Medical marijuana cards go digital starting in December

Arizona Department of Health Services will roll out technological advancements for card holders

In a world of ever-evolving technological advancements, ASU students with medical marijuana cards can go digital before they go green. 

On Dec. 1, Arizona residents with medical marijuana cards will have electronic access to their card. In an effort from the Arizona Department of Health Services to increase patient access to medication, the digital cards will eventually phase out the physical copies. 

After Dec. 1, all medical marijuana cards that are reported stolen will be canceled and replaced with an emailed PDF version.

The switch is a response to a law that passed in June that requires ADHS to provide digital cards. The current physical cards will be gradually phased out.

Colby Bower, an assistant director at ADHS, said the electronic PDF will change Arizona’s medical marijuana climate in multiple ways. 

“What we really want this to do for patients is increase security and decrease the delay for patients to get their medication,” Bower said. 

Bower said the switch to digital could mean less spending and potential for human error for the department. Because all cards are mailed to recipients, human error can occur anywhere from writing the address to delivering the package.

He said ADHS spends more than $1 million per year on ink and printing supplies. 

Bower asked all medical marijuana card owners to ensure their on file email address is correct as they make the switch.

Going digital, Bower said, could greatly eliminate a lot of potential errors and make the process more secure. However, Bower said there is still work to do when modernizing medical marijuana in Arizona.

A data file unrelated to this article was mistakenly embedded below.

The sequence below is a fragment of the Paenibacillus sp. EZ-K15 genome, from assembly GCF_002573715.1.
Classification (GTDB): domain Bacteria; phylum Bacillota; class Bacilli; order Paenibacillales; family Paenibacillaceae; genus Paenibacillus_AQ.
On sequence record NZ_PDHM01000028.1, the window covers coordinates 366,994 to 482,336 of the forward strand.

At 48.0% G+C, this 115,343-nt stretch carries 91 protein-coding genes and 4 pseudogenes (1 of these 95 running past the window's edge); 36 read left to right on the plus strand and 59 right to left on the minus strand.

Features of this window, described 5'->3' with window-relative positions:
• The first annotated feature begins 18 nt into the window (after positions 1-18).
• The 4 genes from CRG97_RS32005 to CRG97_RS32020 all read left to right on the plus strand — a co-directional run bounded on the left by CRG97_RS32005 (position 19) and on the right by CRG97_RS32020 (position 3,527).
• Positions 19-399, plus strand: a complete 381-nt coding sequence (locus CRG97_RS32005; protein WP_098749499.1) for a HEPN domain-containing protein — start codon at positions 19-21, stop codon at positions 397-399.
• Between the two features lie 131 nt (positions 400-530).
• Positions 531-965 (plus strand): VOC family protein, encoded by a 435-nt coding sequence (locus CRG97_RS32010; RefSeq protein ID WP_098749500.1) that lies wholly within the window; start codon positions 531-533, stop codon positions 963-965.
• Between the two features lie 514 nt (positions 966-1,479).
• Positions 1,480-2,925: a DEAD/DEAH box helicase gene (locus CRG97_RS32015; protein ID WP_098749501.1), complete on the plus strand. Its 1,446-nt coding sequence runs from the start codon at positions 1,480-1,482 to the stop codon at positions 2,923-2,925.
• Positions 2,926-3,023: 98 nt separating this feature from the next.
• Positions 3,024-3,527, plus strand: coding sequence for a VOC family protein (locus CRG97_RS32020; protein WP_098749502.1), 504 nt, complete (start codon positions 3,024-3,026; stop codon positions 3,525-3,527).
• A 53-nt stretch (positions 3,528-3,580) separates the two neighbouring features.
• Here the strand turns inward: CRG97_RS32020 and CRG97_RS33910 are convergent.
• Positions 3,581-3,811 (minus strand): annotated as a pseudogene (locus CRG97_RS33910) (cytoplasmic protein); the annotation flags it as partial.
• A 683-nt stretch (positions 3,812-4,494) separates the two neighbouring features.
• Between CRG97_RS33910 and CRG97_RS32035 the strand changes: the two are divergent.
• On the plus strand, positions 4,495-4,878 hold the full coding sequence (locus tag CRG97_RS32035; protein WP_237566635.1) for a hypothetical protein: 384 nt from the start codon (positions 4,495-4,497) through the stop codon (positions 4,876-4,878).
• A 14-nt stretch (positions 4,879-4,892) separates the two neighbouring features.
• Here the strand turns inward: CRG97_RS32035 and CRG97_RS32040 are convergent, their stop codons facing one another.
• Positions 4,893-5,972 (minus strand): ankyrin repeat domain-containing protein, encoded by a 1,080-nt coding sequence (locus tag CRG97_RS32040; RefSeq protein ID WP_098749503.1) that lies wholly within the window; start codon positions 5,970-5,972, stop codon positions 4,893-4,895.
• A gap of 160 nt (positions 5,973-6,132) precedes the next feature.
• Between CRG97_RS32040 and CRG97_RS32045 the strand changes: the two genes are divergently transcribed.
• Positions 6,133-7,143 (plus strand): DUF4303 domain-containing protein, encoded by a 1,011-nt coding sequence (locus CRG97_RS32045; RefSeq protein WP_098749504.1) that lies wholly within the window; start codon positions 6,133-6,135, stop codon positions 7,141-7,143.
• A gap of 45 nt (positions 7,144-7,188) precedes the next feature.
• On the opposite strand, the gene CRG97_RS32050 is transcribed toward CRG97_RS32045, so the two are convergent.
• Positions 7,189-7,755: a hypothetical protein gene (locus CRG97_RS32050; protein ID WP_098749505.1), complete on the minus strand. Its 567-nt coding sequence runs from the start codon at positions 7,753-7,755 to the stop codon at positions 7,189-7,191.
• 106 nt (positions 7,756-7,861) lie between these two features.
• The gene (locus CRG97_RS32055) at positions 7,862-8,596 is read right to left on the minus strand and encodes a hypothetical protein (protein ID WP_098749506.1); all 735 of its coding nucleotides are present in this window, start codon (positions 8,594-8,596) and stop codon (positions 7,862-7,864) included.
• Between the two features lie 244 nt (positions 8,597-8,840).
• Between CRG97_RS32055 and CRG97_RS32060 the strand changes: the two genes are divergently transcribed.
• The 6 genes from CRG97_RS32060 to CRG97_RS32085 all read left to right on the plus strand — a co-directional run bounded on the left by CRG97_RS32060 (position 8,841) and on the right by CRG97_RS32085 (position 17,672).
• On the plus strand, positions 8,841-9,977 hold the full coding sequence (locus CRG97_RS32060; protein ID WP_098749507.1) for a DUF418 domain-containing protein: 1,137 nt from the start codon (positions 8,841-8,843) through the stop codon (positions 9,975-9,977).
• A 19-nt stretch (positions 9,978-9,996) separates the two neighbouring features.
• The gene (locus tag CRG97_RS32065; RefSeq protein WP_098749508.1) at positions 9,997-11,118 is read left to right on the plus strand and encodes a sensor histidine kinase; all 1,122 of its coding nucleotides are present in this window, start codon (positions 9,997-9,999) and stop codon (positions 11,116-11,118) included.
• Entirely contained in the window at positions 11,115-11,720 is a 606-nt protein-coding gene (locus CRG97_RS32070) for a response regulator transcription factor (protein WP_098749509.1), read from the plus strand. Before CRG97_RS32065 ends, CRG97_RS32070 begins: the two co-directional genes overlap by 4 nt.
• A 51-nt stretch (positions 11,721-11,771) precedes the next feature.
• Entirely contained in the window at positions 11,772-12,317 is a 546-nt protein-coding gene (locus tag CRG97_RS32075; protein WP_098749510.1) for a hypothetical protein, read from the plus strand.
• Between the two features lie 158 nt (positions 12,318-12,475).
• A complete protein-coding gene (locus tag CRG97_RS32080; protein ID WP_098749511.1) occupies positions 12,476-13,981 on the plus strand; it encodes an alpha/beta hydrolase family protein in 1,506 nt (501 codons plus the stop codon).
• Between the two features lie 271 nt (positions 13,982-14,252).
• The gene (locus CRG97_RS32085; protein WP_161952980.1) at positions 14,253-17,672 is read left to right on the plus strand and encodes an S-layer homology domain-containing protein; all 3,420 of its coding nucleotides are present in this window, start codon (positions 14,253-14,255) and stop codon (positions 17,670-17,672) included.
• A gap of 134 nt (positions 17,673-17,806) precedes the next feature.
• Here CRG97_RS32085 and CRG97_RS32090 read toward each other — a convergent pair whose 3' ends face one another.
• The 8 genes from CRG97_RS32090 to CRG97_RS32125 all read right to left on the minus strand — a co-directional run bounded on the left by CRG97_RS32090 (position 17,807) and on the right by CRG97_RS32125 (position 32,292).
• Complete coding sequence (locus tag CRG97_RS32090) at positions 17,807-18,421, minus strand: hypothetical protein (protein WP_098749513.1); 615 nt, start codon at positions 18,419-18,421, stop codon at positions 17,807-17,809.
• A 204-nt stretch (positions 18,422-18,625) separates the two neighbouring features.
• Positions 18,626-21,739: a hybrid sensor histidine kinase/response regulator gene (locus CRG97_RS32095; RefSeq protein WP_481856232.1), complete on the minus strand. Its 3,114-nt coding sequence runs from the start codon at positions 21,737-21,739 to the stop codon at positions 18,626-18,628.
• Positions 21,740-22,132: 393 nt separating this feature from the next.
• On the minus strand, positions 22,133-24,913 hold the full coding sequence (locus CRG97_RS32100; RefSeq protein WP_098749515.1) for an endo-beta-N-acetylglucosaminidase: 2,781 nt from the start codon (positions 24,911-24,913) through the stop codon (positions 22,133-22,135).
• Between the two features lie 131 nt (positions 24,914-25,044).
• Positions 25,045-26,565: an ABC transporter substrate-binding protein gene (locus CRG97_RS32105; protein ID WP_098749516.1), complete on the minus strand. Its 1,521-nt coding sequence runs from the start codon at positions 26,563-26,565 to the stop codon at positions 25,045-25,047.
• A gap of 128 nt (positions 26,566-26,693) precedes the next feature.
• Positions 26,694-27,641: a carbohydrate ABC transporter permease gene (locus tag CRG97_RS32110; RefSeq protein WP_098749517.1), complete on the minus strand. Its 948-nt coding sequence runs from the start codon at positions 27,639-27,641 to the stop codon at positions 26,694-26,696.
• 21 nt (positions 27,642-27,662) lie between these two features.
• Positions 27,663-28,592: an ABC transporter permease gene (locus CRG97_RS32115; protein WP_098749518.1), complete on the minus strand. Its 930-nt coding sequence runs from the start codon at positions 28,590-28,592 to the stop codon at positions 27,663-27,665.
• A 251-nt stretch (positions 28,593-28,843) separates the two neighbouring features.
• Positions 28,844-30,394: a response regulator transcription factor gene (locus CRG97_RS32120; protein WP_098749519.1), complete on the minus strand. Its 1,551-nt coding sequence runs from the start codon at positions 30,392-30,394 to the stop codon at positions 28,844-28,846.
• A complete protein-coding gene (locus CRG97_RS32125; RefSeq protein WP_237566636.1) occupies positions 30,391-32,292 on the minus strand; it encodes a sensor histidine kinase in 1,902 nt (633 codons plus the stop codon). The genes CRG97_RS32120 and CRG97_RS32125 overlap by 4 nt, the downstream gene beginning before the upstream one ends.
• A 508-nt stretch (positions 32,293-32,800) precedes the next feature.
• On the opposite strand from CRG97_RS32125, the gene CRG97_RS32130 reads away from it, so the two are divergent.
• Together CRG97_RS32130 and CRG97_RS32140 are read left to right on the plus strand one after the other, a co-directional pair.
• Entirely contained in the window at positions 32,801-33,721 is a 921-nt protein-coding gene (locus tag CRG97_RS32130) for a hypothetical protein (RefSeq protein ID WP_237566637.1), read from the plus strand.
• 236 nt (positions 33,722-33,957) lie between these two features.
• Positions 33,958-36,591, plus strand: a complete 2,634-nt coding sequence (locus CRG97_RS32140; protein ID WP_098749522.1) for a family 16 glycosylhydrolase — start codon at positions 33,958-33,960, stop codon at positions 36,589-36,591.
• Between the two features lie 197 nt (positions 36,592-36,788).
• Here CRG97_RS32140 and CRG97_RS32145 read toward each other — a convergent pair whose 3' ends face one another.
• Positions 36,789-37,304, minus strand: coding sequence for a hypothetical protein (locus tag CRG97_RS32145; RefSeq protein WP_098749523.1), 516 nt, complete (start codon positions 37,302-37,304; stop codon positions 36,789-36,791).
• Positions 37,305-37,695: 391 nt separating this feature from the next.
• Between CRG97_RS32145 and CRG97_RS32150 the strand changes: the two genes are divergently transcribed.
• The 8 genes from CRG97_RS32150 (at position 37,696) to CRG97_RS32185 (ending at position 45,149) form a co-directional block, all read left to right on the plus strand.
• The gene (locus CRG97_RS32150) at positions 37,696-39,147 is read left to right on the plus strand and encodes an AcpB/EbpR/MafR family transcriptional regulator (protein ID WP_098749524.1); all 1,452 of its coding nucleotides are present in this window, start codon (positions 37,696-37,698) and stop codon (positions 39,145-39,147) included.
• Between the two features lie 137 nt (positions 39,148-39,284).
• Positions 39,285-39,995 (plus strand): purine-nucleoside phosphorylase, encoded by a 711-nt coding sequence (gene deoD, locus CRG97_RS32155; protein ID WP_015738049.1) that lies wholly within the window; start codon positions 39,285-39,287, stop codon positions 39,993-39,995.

“This is phase one and though it may not be the most elegant solution, we’ll be rolling out more advancements early spring,” Bower said. 

He said those advancements include making a patient portal where medical marijuana users could have a one-stop resource to access their information. 

Joe Aguilera III, a sophomore studying graphic information technology who has a medical marijuana card, said there are online resources that act as a patient portal, but he would appreciate a more official version from ADHS. He also said having more formal resources could reduce the stigma behind having a medical marijuana card. 

“To some people, it’s a really big deal and they don’t want to talk about it,” he said. “When you’re legally allowed to do something other people can’t, having an official portal and digital access to a card makes it feel more secure.”

Although technological advancements will greatly impact card-holders, it could also change the ways dispensaries interact with customers. 

Eva Sigersted, a patient educator at TruMed Dispensary, said an electronic card could make it easier to find patient information. 

“After years of working with patients, it’s always tough to see someone who has lost their card and you legally can’t do anything to get them their medication,” Sigersted said.

TruMed Dispensary is one of the closest dispensaries to the Tempe campus

Once a card has been lost or reported stolen and deactivated it cannot be used, even if it is found at a later date. She said she hopes the digital cards eliminate those situations, especially because patients have to pay a fee to get a replacement card. 

“I hope the digital switch will make things easier for the dispensaries and the patients,” Sigersted said.


Reach the reporter at kreinha3@asu.edu and follow @ReinhartKatelyn on Twitter.

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